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A typical firmware controlled device, a television remote control

Firmware is a term sometimes used to denote the fixed, usually rather small, programs that internally control various electronic devices. Typical examples range from end user products such as remote controls or calculators, through computer parts and devices like harddisks, keyboards, TFT screens or memory cards, all the way to scientific instrumentation and industrial robotics. Also more complex consumer devices, such as mobile phones, digital cameras, synthesizers, etc., contain firmware to enable the device's basic operation as well as implementing higher level functions.

Naturally, there are no strict, or well defined, boundaries between firmware and software, both are quite loose descriptive terms. However, firmware is always involved with very basic low-level operations in a device, without which the device would be completely non-functional.

Simple firmware typically reside in ROM or OTP/PROM, while more complex firmware often employ flash memory to allow for updates. Common reasons for updating firmware include fixing bugs or adding features to the device. Doing so usually involves loading a binary image file provided by the manufacturer into the device, according to a specific procedure; this is sometimes intended to be done by the end user


[edit] Origin of the term

The term "firmware" was coined by Ascher Opler in a 1967 Datamation article.[1] Originally it meant the microcode contents of a writable control store (a specialized small area of RAM memory), which defined and implemented the machine instruction set of a computer's CPU. The firmware could be reloaded if needed to specialize or modify the computer's instruction set. As originally used firmware was contrasted with hardware (the CPU itself) and software (programs which ran on the CPU). It was not composed of CPU machine instructions, but of lower-level microcode involved in the implementation of machine instructions. It existed on the boundary of hardware and software, thus the term firmware.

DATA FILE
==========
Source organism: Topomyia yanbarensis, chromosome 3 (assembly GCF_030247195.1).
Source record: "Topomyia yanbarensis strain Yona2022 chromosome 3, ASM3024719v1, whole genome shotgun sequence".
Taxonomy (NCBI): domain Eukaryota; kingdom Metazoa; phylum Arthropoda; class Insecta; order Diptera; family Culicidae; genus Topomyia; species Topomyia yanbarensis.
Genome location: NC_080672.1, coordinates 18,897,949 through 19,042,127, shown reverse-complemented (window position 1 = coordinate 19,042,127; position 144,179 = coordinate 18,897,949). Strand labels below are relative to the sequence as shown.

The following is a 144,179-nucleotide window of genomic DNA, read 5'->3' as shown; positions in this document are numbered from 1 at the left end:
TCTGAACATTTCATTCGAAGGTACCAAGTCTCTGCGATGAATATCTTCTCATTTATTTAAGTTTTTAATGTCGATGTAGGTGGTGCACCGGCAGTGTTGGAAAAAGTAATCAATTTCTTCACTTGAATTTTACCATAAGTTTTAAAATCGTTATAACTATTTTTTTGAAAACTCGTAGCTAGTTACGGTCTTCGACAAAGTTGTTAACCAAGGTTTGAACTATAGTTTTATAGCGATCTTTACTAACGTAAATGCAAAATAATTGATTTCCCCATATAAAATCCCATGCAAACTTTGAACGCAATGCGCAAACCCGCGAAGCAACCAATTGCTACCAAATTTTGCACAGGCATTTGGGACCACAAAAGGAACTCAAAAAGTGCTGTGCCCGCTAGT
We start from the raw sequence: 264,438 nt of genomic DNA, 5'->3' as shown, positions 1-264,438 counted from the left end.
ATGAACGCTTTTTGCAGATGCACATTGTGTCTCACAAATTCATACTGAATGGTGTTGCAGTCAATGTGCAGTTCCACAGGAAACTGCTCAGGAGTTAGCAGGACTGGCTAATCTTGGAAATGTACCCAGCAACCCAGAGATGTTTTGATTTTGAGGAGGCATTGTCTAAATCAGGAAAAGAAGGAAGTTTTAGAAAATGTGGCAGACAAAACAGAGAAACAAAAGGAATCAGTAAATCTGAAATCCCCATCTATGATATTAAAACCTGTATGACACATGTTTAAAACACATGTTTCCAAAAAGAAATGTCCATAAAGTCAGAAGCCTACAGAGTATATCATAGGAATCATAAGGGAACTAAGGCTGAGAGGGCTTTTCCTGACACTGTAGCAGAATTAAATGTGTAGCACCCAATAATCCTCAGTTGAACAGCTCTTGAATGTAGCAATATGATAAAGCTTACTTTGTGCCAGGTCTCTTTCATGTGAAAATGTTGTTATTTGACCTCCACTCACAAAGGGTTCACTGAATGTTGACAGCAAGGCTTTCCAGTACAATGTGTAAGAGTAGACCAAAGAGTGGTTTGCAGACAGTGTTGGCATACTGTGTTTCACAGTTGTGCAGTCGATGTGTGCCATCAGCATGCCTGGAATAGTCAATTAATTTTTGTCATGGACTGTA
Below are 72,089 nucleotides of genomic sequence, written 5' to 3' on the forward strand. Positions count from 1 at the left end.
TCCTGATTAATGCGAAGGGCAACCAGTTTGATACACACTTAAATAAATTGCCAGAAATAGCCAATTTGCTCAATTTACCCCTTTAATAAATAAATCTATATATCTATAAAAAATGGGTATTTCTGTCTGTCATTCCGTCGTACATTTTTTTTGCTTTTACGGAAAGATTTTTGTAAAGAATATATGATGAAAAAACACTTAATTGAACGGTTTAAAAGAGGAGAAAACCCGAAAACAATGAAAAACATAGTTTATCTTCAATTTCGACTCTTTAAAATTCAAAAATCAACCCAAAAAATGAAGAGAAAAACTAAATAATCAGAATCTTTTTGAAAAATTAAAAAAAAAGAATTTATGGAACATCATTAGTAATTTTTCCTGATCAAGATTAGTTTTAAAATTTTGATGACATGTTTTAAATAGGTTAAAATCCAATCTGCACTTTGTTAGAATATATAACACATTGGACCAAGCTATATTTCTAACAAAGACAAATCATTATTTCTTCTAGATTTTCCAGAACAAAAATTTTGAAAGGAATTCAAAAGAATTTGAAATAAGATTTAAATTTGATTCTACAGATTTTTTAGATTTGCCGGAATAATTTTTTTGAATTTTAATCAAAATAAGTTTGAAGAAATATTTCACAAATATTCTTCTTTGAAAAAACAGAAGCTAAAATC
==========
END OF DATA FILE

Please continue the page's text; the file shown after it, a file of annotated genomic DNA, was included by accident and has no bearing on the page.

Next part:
Later the term was broadened to include any microcode, whether in RAM or ROM.

Still later, the term was again broadened in popular usage to denote anything ROM-resident, including processor machine instructions for BIOS, bootstrap loaders, or specialized applications.

[edit] Firmware today

Firmware has evolved to mean almost any programmable content of a hardware device, not only machine code for a microprocessor, but also configurations and data for application-specific integrated circuits, programmable logic devices, etc. Although modern devices that can be updated with new firmware typically employ semi-automatic methods, sometimes a storage medium, such as a socketed ROM, must be replaced (which was a typical procedure until the mid 1990s).

[edit] Computer peripherals

Most computer peripherals are indeed special-purpose computers. While external devices have firmware stored internally, modern computer peripheral cards typically have large parts of the firmware loaded by the host system at start-up, as this is more flexible. Such hardware may therefore be unable to function fully until the host computer has fed it the requisite firmware, often via the card's specific device driver (or, more exactly, a subsystem within a device driver package). Modern device drivers may also expose a direct user interface for configuration in addition to the fundamental operating system calls/interfaces and/or application program interfaces at the programming-level.